The productivity of boreal forests in Eastern North America is predicted to increase with warming under sufficient moisture supply. Here D’Orangeville et al. study seven tree species and predict that growth enhancements may be seen up to 2 °C warming, but would decline if temperatures exceed this.
Forests in the Anthropocene
Forests are multifaceted ecosystems that perform an array of essential functions that both directly and indirectly impact humanity. They act as a nexus of the Earth system’s climate, hydrology and biogeochemical cycles. This function is all the more relevant in the Anthropocene, an epoch characterised by humanity’s impact on our planet, given the vast amounts of carbon locked up in tree biomass that help buffer against anthropogenic carbon emissions to the atmosphere. Forests are also hubs of biodiversity that provide essential resources and services to communities, but they are vulnerable to degradation and deforestation. The study of forests, which also includes their restoration, conservation and sustainable use, thus encompasses a broad suite of scientific disciplines, and research in this field is becoming increasingly interdisciplinary.
This collection has been curated by the Earth science and Ecology editorial teams at Nature Communications in the hope that it will provide a helpful resource for researchers and decision makers in this increasingly interdisciplinary field. The collection is divided into four themes: climate-forest feedbacks, the forest-human interface, the forest carbon sink, and communities and ecosystems. This collection will be updated with new research and opinion pieces on a regular basis.
The editorial accompanying this collection discusses our evolving history with forests and how science can guide us towards living sustainably with these key ecosystems.
The effect of plants on future extreme heat events under elevated carbon dioxide (CO2) is unclear. Here, the authors show that CO2 plant physiological effects lead to increases in heat waves within a suite of climate model simulations, suggesting that vegetated areas are at risk of increased heat extremes.
Resource acquisition and reproductive strategies of tropical forest in response to the El Niño–Southern Oscillation
It has been suggested that tree phenology may be regulated by climatic oscillations. Here, Detto et al. present a 30 year tropical forest dataset that suggests leaf and fruit production is coordinated with ENSO cycles, with greater leaf fall observed prior to El Niño followed by greater seed production.
Depending on where and when it occurs, vegetation cover change can affect local climate by altering the surface energy balance. Based on satellite data, this study provides the first data-driven assessment of such effects for multiple vegetation transitions at global scale.
Deforestation carbon emissions from the Brazilian Amazon have declined steeply, but how much drought-induced forest fire emissions add to this process is still unclear. Here the authors show that gross emissions from forest fires are more than half as great as those from deforestation during drought years.
Plant growing season increases under a warming climate, but it is not known whether this will alter plant exposure to frost days. Here Liu et al. investigate trends in the Northern Hemisphere over 30 years and find increased exposure to frost days in regions that have longer growing seasons.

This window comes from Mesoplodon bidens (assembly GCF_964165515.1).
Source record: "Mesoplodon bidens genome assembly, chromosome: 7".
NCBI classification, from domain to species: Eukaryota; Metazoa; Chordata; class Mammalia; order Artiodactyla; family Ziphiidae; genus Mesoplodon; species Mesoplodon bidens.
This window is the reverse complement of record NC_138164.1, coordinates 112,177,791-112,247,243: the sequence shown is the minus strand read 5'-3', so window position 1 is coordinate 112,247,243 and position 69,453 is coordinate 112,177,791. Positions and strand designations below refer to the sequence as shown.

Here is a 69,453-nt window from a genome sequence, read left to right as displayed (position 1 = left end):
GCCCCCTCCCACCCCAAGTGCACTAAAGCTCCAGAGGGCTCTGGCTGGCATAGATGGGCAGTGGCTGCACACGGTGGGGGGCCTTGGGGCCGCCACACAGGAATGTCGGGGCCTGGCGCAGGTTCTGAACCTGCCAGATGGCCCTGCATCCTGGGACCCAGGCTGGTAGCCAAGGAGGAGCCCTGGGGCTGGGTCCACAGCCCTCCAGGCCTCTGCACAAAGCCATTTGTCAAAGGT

The climate impacts of deforestation due to changes in biogenic volatile organic compound emissions, which act as short-lived climate forcers (SLCFs), are poorly understood. Here the authors show that including the impact SLCFs increases the projected warming associated with idealised deforestation scenarios.
Inter-annual and decadal changes in teleconnections drive continental-scale synchronization of tree reproduction
Climate oscillations affect weather on different temporal-spatial scales, which poses difficulty in understanding how they influence tree reproduction. Here Ascoli et al. show relationships between low- and high-frequency components of the NAO and masting in two European tree species across multiple decades.
Forest productivity in southwestern Europe is controlled by coupled North Atlantic and Atlantic Multidecadal Oscillations
The North Atlantic Oscillation (NAO) drives biological responses in terrestrial ecosystems through oscillatory modes of climatic variability. Here, the authors show how landscape scale productivity responses to NAO are contingent upon the Atlantic Multidecadal Oscillation in southwestern Europe.
Drought has a major influence on plant distribution. Here, Swenson et al. show that a similar gene expression response to experimental drought outperforms traditional functional traits and phylogenetic relatedness as a predictor of co-occurrence of tree species in a natural stand.
Relatively little is understood about seasonal effect of climate change on the Amazon rainforest. Here, the authors show that Amazon forest loss in response to dry-season intensification during the last glacial period was likely self-amplified by regional vegetation-rainfall feedbacks.
Forests impact continental-scale moisture recycling, but their impact on regional-scale cloud cover is little known. Here, using satellite observations, Teuling et al. illustrate enhanced cloud cover over regional forested areas in western Europe due to the establishment of a forest-breeze circulation.
Many species show a time-lagged response to climate change, a phenomenon called climatic debt. Here, Bertrand and colleagues show that climate severity and plant tolerance to climate warming mainly influence the climatic debt of forest herbaceous plant communities.